Has the Proportion of Combat-Related Amputations That Develop Heterotopic Ossification Increased?

Christopher M. Daniels, Gabriel J. Pavey, Jacob Arthur, Michael Noller, Jonathan A. Forsberg, Benjamin K. Potter*

*Corresponding author for this work

Research output: Contribution to journalArticlepeer-review

10 Scopus citations


Objectives: To determine what proportion of residual limbs formed heterotopic ossification (HO) in amputations sustained by US service members, the injury profile of these amputations, and what effect the number of limb amputations sustained has on resource utilization. Design: Retrospective review. Setting: A tertiary military medical center. Patients: Four-hundred seventy-one consecutive patients with 714 combat-related amputations were treated at our institution between September 2009 and August 2014. Four-hundred thirty-nine amputations had radiographic follow-up beyond 2 months of injury and met the criteria for study inclusion. Main Outcome Measure: Formation and grade of HO. Results: HO was present in 399 of 439 (91%) residual limbs, including 211 of 216 (98%) transfemoral amputations. Dismounted improvised explosive device blast injury resulted in HO development in 346 of 372 (93%) residual limbs compared with 36 of 44 (82%) in mounted improvised explosive device blast injury [P = 0.014; odds ratio (OR) 2.96, 95% confidence interval (CI), 1.25-7.04]. As the number of amputations per patient increased, so too did blood product utilization [including packed red blood cells (P < 0.001), fresh frozen plasma (P < 0.001), and platelets (P < 0.001)]; the number of days on a ventilator (P < 0.001), in the intensive care unit (P < 0.001), and in the hospital (P = 0.007). Conclusions: HO prevalence in the traumatic amputations of war wounded has increased compared with earlier studies, which is temporally associated with higher rates of increasingly severe injuries due to dismounted blast. Level of Evidence: Prognostic Level III. See Instructions for Authors for a complete description of levels of evidence.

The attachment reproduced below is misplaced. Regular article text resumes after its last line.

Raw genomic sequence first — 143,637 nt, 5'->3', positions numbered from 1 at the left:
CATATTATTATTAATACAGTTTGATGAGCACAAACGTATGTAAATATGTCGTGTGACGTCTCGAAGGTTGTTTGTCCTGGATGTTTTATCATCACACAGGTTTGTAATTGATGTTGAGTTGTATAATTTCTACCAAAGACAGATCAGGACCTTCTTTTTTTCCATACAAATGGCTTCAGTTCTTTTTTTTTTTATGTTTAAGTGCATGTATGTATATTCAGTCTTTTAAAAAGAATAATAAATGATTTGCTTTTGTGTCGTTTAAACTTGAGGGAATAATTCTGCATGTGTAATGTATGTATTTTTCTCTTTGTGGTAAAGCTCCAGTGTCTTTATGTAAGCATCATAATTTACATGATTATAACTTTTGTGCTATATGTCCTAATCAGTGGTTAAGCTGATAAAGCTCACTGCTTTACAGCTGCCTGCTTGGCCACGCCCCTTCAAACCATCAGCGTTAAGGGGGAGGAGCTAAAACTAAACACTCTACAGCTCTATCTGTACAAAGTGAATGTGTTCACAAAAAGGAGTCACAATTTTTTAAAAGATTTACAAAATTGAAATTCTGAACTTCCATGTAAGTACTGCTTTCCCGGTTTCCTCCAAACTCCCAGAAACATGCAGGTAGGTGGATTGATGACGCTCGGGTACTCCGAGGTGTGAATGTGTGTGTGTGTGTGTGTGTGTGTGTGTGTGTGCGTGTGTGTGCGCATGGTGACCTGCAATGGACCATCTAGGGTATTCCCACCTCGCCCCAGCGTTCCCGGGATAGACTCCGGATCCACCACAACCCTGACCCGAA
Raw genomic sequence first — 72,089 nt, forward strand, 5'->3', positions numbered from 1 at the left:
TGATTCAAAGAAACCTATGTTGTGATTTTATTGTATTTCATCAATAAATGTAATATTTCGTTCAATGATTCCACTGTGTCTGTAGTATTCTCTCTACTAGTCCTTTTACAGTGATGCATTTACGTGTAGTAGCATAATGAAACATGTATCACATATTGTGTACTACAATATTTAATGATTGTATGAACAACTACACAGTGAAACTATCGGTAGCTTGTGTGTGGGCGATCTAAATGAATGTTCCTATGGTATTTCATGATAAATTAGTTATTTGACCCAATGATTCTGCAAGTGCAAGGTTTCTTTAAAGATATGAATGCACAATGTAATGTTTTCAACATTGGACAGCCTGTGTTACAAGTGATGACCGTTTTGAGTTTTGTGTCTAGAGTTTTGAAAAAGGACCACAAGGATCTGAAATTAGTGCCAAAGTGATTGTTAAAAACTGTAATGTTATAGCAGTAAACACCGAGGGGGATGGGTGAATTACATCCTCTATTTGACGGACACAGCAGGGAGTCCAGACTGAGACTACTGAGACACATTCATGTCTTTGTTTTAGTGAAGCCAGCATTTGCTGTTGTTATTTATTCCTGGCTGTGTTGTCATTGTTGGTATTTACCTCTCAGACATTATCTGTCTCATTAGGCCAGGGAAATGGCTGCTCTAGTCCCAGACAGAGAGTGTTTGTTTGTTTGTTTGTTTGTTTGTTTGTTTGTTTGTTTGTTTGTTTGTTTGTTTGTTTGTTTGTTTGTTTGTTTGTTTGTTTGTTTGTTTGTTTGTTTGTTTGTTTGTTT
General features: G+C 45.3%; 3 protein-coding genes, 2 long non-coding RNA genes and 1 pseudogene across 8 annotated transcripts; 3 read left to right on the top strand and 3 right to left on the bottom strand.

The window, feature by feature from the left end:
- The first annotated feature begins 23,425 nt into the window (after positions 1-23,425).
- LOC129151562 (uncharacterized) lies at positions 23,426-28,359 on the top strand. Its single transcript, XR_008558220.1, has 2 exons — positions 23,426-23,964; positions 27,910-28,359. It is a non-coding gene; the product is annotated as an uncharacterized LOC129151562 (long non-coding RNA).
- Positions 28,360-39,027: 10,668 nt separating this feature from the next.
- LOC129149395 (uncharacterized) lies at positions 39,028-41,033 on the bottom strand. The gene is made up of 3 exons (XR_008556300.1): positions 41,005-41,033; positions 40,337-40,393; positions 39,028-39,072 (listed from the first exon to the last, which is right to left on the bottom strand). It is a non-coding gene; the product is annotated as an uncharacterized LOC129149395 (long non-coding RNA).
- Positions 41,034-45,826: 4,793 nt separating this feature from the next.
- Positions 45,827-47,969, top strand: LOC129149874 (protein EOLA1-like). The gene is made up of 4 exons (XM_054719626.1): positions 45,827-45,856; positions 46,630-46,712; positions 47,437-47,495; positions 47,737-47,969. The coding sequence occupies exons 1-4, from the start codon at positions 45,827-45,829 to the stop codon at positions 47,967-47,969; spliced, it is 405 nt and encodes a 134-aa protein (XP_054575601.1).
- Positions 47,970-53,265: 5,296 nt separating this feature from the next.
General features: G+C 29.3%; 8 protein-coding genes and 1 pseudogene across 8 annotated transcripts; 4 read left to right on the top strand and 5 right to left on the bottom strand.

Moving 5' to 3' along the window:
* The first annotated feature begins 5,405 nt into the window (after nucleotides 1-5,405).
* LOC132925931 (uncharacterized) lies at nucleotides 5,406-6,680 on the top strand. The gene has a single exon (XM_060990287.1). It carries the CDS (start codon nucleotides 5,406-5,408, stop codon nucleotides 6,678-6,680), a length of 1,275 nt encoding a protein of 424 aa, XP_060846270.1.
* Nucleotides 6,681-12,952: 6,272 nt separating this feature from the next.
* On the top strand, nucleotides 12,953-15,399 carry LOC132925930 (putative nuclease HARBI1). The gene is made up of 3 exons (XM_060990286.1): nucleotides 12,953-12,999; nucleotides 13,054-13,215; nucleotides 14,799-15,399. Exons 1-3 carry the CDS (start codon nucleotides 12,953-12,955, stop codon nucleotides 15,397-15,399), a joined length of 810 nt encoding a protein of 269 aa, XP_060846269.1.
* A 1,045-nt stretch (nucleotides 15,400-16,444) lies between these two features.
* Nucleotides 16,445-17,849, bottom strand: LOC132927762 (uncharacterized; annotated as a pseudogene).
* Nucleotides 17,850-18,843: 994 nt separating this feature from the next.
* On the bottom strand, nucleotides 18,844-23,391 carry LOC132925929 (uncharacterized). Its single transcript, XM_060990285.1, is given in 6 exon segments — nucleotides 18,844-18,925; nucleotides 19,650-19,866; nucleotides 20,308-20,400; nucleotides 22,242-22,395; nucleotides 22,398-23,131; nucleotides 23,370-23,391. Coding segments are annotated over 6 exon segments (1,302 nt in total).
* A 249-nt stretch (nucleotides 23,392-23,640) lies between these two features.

Original languageEnglish
Pages (from-to)283-287
Number of pages5
JournalJournal of Orthopaedic Trauma
Issue number6
StatePublished - 1 Jun 2018


  • amputation
  • blast injury
  • combat injury
  • HO
  • military trauma


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